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Six new wildlife crossings constructed in Utah this past year

Wildlife overpass in Utah proves successful at helping animals safely cross interstate
Posted at 3:56 PM, Dec 03, 2020
and last updated 2020-12-03 19:36:06-05

SALT LAKE CITY — As they’ve done for more than 40 years, Utah Division of Wildlife Resources and Utah Department of Transportation continued pushing towards lessening the amount of wildlife/vehicle collisions.

It’s believed that more than 4,500 deer and elk-related collisions resulted in animal fatalities in 2020.

However, DWR and UDOT worked together to install six new wildlife crossings this past year. Along with overpasses, bridges and culverts, areas of eight-foot-tall fencing were installed in various parts of the state to urge animals to move along the fence line towards a safe crossing area.

Read: UHP, DWR warn drivers to be extra careful for wildlife crossing highways

“There’s a large body of research that shows that crossings and fencings are really effective,” said Daniel Olson, Utah DWR’s Wildlife Mitigation Initiative Coordinator. According to DWR, studies indicate that there’s a 90% reduction in wildlife/vehicle collisions in areas where crossing structures and fencing have been installed.

In 1975, the first wildlife crossing was built in Beaver on I-15. Since then, nearly 60 wildlife crossings have been built in Utah. The most notable, due to a viral video of animals using the crossing, is Parleys Summit crossing bridge which is located near Parleys Summit on I-80.

“When you see a project like this working, when you see the animals crossing and recognize that each one of those animals could potentially cause a crash on our roads that’s keeping people safe, that’s keeping animals safe,” said John Gleason, Public Information Officer for Utah Department of Transportation.

The video of bears, deer, cougars and other animals crossing has been shared countless times on social media. The Parleys bridge was built in 2018 and cost roughly $5 million according to DWR.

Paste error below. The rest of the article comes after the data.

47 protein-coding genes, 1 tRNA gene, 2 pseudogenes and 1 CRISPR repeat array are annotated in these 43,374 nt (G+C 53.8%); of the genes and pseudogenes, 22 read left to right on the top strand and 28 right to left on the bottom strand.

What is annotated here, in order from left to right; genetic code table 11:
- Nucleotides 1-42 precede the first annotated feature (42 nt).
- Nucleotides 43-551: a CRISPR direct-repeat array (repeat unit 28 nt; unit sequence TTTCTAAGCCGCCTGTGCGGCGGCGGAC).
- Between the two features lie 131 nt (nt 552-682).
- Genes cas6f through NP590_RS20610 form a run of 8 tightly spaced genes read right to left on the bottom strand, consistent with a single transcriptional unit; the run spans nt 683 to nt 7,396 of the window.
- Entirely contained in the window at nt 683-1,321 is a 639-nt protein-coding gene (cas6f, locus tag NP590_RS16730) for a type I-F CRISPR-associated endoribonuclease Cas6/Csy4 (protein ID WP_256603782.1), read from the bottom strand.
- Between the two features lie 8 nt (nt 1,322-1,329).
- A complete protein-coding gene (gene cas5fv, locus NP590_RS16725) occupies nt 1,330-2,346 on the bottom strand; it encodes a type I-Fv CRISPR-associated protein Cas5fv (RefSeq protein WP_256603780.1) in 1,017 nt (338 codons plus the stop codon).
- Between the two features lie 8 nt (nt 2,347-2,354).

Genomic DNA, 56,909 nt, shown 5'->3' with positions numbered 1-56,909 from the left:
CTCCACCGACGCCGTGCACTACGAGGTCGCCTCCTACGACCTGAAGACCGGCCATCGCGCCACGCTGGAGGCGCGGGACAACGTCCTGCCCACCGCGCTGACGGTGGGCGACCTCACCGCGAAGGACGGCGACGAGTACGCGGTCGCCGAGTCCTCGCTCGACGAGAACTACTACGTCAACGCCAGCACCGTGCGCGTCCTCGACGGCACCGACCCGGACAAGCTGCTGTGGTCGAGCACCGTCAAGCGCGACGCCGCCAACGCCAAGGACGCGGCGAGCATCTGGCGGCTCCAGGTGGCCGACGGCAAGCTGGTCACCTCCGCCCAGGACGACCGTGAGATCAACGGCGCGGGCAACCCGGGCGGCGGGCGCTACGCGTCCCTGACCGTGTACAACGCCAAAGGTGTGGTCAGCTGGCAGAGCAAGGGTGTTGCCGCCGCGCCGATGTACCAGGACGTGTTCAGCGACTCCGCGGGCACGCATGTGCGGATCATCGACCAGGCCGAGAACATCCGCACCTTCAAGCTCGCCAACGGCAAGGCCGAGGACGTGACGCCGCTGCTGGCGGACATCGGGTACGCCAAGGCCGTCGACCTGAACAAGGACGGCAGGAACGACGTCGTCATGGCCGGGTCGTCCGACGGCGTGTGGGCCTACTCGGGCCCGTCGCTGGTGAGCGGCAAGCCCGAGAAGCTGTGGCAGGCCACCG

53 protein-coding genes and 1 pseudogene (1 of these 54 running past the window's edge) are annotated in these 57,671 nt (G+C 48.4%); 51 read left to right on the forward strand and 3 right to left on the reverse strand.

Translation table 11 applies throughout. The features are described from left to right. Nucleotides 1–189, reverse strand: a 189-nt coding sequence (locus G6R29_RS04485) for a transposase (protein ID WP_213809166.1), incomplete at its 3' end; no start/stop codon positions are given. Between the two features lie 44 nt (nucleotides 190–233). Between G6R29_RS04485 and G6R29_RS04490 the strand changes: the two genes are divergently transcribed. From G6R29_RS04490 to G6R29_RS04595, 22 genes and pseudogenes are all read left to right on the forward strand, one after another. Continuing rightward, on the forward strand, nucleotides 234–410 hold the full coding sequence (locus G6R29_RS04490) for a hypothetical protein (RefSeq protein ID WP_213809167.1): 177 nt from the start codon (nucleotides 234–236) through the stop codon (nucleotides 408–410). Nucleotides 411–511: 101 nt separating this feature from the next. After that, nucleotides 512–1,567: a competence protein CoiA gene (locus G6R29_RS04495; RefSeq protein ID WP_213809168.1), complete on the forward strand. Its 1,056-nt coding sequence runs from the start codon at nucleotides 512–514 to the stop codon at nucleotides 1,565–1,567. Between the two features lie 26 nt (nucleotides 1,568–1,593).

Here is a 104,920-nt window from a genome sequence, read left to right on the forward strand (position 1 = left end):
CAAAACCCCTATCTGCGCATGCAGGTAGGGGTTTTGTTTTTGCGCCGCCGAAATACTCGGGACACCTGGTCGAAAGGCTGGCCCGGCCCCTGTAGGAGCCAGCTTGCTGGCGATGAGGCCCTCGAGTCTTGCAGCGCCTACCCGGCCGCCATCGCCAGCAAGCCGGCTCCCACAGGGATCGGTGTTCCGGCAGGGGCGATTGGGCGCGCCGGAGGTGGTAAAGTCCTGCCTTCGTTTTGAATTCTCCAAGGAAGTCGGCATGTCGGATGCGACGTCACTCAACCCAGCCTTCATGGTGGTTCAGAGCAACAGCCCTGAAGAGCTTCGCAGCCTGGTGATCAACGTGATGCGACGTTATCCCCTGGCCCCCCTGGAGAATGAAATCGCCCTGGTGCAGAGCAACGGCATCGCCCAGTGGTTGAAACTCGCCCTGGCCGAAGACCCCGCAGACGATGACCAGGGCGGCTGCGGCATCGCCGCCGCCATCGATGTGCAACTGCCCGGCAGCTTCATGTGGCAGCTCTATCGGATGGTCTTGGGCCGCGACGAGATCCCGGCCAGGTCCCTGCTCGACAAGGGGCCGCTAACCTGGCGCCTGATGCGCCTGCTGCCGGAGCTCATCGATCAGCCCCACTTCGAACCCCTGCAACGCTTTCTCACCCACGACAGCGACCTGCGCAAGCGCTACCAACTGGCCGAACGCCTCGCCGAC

Read: DWR: End of Daylight Saving Time contributes to increase in vehicle/wildlife collisions

“I’ve got to tell you, we’re amazed, we are amazed. We thought it would take a few years for the animals to recognize that that was there,” said Brandon Weston, Environmental Services Director for Utah Department of Transportation. “This was a really unique project and it was a great success.”

Both UDOT and Utah DWR recognize that building these crossings and putting in fencing takes a lot of interagency cooperation and even involved partnership from neighboring states.

“There’s a lot of cross-boundary work on these issues, a lot of good work happening in the western states around us,” said Olson. Some of these species that we manage in Utah, only spend a part of the year in Utah so they’re moving from Utah to Colorado or Utah to Arizona, so it’s really important that we work with the states next to us.”

One of the most successful projects includes a series of culverts built along US-89 in southern Utah focused on mule deer migration.

“The forecast is looking like we still have a lot of work to do and there’s new areas popping up all the time as areas are developed and become busier that need to be addressed,” said Olson. “There’s still a lot of work to be done as the roads become busier.”

With no firm plans in place for 2021, it appears that UDOT and Utah DWR will continue working on wildlife crossings.

“Safety is the number-one goal of the traveling public but also trying to preserve and protect wildlife,” said Weston.